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Is OpenFlow a go?

Momentum growing for switch management scheme, but skepticism abounds, too

By , Network World
May 13, 2011 10:13 AM ET

Network World - LAS VEGAS -- Interop 2011 could have been called The OpenFlow Show.

Vendors were hawking OpenFlow switches and controllers, and a lab demonstration on the show floor displayed the traffic management technique and applicability among multivendor switches. It was the first significant demonstration of the technology at the network industry's big trade show and indicates the growing momentum behind OpenFlow.

"OpenFlow is the first viable approach to software defined networking (SDN), and you can solve problems faster using SDN," says Alex Reimers, a member of the technical staff at startup Big Switch Networks, a maker of OpenFlow controllers. "People want to control their own networks."

BACKGROUND: OpenFlow opens new doors for networks

OpenFlow is a protocol that enables SDN, which means that users can define flows and determine what paths those flows take through a network, regardless of the underlying hardware. OpenFlow can take control of how traffic flows through a network out of the hands of the infrastructure -- the switches and routers -- and put it in the hands of the network owner, individual users or individual applications.

This capability could allow users to craft policies that find paths with available bandwidth, less latency or congestion, and fewer hops. Participants in the OpenFlow lab at Interop say it is particularly useful for load balancing, flow control and virtual networking in data centers, private clouds and campus LANs where devices are multiplying and straining network topologies.

"It's really just a protocol and not a complex protocol, but it enables complex functions," says Jed Daniels, director of product development at OPNET Technologies, one of the demonstrators in the OpenFlow lab.

OpenFlow is an open source project borne of a six-year research collaboration between Stanford University and the University of California at Berkeley. Last month, this approach was embraced by a wide range of big-name industry players as they formed the Open Networking Foundation to push the protocol.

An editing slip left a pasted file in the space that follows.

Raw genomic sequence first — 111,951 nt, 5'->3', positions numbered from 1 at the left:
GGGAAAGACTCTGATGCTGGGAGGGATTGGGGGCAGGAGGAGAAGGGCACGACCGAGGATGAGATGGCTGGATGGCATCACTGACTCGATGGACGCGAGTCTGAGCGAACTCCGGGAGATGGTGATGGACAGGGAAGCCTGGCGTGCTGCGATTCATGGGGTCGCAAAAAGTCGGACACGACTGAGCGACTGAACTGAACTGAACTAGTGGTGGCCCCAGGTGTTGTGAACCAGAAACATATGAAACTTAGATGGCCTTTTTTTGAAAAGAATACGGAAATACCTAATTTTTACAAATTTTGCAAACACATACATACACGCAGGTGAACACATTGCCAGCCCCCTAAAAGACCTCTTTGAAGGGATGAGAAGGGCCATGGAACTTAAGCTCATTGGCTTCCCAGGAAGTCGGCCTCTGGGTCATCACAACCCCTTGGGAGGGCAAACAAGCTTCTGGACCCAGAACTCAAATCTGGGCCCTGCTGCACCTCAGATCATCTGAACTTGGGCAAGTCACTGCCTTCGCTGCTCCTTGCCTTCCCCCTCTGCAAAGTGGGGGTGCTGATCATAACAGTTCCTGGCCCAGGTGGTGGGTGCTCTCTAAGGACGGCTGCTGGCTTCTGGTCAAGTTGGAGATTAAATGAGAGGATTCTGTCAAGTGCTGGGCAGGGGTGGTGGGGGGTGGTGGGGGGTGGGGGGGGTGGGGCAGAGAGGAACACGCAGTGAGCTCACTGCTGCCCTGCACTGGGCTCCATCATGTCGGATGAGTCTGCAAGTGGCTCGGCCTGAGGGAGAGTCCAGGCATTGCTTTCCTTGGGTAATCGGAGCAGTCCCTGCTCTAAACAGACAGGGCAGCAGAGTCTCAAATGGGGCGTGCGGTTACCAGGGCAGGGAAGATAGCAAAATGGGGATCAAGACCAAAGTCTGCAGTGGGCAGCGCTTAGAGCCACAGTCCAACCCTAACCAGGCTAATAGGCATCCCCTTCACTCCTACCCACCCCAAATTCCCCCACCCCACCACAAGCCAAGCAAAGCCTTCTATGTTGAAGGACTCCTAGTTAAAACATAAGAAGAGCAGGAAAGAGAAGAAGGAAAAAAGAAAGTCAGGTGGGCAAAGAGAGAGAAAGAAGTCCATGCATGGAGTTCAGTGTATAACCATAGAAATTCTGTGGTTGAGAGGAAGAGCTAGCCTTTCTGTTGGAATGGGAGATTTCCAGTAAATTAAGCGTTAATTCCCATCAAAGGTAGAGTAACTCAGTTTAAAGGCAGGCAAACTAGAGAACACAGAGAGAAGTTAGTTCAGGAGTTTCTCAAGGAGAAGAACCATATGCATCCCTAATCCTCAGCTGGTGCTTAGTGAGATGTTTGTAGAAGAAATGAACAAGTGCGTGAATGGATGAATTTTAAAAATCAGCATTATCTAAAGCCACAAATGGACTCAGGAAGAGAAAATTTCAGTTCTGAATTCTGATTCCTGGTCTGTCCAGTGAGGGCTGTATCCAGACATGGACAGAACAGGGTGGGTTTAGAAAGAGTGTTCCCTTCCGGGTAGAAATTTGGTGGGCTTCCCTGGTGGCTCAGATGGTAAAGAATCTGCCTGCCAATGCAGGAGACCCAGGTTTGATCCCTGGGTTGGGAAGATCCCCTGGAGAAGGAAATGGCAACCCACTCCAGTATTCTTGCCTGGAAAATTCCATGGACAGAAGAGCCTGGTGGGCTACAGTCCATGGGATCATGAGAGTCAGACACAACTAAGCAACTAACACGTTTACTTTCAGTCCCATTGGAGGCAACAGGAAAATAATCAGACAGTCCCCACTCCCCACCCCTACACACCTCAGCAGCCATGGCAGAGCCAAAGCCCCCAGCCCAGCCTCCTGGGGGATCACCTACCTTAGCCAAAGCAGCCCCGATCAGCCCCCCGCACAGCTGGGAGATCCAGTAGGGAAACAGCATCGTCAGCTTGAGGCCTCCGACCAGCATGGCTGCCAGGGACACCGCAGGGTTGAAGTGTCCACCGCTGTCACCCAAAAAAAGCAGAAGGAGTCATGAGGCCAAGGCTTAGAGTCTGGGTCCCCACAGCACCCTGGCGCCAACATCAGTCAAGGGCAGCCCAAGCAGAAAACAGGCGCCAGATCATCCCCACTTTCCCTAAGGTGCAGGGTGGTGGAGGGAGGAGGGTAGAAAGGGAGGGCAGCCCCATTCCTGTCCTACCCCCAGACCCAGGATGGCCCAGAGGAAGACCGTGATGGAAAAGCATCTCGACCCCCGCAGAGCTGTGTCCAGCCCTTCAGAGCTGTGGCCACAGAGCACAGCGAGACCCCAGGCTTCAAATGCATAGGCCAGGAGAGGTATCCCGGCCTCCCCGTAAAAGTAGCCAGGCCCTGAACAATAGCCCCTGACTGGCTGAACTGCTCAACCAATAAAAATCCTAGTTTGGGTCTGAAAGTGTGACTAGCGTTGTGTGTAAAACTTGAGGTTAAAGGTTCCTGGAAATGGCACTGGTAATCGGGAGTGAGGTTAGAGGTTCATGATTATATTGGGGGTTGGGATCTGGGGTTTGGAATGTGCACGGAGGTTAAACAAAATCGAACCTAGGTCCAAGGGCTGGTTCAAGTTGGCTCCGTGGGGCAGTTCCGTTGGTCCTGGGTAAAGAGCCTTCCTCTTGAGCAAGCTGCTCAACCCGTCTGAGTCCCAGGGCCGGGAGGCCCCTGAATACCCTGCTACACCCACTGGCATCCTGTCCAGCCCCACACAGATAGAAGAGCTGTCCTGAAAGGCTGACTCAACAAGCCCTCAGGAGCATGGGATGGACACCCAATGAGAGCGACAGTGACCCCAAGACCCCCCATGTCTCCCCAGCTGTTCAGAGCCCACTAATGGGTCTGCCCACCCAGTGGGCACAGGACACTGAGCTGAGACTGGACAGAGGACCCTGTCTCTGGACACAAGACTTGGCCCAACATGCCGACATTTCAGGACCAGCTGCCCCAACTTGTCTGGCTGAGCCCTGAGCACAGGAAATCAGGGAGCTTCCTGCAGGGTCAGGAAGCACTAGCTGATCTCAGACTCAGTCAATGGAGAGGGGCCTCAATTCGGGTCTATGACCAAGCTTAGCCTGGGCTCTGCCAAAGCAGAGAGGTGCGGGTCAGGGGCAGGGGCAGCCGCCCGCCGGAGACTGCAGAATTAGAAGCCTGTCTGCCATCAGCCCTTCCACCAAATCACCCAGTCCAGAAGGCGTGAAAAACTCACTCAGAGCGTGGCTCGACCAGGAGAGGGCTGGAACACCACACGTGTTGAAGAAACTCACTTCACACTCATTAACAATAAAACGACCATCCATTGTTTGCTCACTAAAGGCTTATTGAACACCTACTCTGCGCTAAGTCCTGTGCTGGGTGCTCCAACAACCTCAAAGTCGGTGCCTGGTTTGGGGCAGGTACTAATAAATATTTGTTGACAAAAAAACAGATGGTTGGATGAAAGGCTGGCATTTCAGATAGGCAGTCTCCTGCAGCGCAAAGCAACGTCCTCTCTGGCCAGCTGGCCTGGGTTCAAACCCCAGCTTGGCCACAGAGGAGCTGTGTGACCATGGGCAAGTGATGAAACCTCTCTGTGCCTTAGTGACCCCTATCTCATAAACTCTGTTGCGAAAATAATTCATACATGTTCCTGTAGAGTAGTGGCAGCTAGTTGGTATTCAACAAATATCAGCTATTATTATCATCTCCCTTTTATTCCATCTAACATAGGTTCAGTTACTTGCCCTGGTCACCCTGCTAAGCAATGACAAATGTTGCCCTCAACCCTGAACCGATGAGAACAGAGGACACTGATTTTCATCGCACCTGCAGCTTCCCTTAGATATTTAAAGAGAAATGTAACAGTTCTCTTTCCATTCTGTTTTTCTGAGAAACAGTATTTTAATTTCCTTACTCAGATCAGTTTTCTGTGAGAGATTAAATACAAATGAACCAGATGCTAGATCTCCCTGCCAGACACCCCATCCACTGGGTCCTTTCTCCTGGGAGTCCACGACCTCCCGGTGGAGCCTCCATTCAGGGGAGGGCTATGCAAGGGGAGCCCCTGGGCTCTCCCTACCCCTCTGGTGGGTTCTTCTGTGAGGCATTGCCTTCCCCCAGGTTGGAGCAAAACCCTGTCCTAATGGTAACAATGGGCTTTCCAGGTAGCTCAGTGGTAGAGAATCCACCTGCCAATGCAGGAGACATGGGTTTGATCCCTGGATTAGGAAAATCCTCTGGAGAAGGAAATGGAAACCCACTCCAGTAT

Fifteen vendor participants in the Interop lab were showing beta products. They included Big Switch, Broadcom, Brocade, Citrix, Dell, Extreme Networks, Fulcrum, HP, IBM, Juniper, Marvell, NEC, NetGear and NetOptics. Pronto Systems, a maker of switches that can run OpenFlow software, contributed products that are already shipping.

The demonstration showed OpenFlow controllers, switches acting as OpenFlow agents and OpenFlow applications performing functions like bandwidth calendaring, network virtualization, load balancing, virtual switching and virtual network "slicing." Separately, individual vendors discussed plans to support or study the technology to potentially configure their switches as OpenFlow controllers or agents.

FAQ: What is OpenFlow and why is it needed?

HP, for example, plans to stuff its 5406 switch chassis with server blades to configure the switch as an OpenFlow controller to manage and monitor quality-of-service delegations among OpenFlow switch clients. The company does not have a timeframe, however, for delivering this capability on the 5400 series switches, says Erik Papir, a technical marketing official in HP's networking group.

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